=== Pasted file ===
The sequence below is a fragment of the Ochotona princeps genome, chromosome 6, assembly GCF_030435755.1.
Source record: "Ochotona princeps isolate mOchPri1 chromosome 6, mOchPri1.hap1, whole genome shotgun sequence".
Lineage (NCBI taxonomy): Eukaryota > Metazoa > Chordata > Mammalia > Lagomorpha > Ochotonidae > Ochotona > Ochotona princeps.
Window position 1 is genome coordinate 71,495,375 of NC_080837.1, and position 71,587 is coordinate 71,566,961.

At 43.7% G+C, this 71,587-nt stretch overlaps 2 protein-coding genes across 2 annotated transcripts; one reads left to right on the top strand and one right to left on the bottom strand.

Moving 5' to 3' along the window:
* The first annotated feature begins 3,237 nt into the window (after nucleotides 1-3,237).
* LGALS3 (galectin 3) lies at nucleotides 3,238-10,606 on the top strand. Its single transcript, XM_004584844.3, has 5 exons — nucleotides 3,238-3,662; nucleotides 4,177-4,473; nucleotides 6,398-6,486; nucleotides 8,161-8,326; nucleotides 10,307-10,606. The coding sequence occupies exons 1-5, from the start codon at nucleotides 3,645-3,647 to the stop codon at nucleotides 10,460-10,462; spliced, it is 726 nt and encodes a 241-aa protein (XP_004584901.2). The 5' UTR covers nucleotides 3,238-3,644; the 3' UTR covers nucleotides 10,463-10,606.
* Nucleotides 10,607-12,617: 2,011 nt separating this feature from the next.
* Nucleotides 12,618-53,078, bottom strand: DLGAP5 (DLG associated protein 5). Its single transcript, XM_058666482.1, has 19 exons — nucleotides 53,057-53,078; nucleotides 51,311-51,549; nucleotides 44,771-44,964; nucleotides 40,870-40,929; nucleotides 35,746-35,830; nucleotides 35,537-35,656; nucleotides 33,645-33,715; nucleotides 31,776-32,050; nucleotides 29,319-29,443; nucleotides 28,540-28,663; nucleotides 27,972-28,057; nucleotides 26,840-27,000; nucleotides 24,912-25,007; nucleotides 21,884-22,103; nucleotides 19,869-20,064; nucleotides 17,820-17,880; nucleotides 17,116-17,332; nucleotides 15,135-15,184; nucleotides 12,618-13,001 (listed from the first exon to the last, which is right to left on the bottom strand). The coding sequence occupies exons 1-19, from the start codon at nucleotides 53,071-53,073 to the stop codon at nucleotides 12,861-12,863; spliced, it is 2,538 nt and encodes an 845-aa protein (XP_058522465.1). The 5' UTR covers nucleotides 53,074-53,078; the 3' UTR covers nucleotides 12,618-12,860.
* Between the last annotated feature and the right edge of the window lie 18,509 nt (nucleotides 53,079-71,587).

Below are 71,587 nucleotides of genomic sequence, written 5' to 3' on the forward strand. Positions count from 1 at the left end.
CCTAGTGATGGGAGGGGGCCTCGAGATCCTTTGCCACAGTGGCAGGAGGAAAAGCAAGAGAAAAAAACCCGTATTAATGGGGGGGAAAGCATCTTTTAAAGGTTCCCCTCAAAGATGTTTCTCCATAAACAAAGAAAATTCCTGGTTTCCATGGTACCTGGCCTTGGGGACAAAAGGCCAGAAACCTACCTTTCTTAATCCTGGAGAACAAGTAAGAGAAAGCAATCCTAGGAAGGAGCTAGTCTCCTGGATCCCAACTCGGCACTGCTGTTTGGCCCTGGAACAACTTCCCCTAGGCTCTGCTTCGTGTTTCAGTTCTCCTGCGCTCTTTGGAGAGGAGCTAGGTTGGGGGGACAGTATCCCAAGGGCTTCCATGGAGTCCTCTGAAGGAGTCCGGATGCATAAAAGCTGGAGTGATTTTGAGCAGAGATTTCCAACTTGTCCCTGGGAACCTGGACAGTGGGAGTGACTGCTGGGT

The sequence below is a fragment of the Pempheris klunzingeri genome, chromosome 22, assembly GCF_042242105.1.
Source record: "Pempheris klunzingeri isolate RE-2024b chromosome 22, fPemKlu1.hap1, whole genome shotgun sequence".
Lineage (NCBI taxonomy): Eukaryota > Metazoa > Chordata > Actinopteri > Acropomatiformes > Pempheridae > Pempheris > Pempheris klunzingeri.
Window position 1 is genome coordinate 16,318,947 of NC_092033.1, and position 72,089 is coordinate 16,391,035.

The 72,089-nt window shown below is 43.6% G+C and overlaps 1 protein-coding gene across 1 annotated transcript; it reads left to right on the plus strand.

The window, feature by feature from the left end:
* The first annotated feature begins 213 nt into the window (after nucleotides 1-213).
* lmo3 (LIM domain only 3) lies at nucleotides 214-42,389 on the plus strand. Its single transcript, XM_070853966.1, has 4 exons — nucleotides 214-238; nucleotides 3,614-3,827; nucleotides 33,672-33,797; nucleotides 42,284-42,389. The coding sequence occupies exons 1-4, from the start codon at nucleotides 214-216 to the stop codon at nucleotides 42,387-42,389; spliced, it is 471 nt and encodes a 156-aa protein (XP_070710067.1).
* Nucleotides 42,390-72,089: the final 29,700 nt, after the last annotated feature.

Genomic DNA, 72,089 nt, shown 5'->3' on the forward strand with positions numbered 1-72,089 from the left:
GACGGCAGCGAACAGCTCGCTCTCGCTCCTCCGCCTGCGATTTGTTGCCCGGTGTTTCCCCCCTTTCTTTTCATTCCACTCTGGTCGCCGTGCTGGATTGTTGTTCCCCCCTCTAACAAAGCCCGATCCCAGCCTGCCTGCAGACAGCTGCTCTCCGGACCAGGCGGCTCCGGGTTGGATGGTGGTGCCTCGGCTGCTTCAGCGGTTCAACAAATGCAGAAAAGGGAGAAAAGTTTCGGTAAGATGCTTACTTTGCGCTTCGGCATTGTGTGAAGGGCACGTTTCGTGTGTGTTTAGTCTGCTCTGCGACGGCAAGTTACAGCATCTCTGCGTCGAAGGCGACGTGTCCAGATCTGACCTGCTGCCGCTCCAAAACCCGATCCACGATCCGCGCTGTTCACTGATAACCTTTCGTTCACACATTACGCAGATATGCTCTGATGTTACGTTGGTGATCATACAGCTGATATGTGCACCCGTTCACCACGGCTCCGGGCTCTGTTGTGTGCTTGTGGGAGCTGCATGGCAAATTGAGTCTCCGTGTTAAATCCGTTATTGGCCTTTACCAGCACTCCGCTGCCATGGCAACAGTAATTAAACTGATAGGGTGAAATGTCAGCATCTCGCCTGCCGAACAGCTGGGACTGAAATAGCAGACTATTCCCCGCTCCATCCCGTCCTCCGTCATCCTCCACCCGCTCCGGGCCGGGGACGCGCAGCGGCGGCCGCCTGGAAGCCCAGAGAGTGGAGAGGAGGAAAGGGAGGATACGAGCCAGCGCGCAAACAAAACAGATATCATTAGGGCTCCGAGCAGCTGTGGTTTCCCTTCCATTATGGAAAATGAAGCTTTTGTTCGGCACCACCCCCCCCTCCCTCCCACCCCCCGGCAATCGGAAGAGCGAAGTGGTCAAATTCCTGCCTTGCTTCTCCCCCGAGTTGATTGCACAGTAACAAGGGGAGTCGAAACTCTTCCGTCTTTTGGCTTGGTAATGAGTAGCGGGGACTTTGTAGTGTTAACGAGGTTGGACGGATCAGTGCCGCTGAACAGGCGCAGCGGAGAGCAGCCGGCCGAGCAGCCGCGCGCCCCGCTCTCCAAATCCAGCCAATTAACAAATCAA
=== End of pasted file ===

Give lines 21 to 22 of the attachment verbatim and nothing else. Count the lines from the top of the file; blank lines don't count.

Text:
* lmo3 (LIM domain only 3) lies at nucleotides 214-42,389 on the plus strand. Its single transcript, XM_070853966.1, has 4 exons — nucleotides 214-238; nucleotides 3,614-3,827; nucleotides 33,672-33,797; nucleotides 42,284-42,389. The coding sequence occupies exons 1-4, from the start codon at nucleotides 214-216 to the stop codon at nucleotides 42,387-42,389; spliced, it is 471 nt and encodes a 156-aa protein (XP_070710067.1).
* Nucleotides 42,390-72,089: the final 29,700 nt, after the last annotated feature.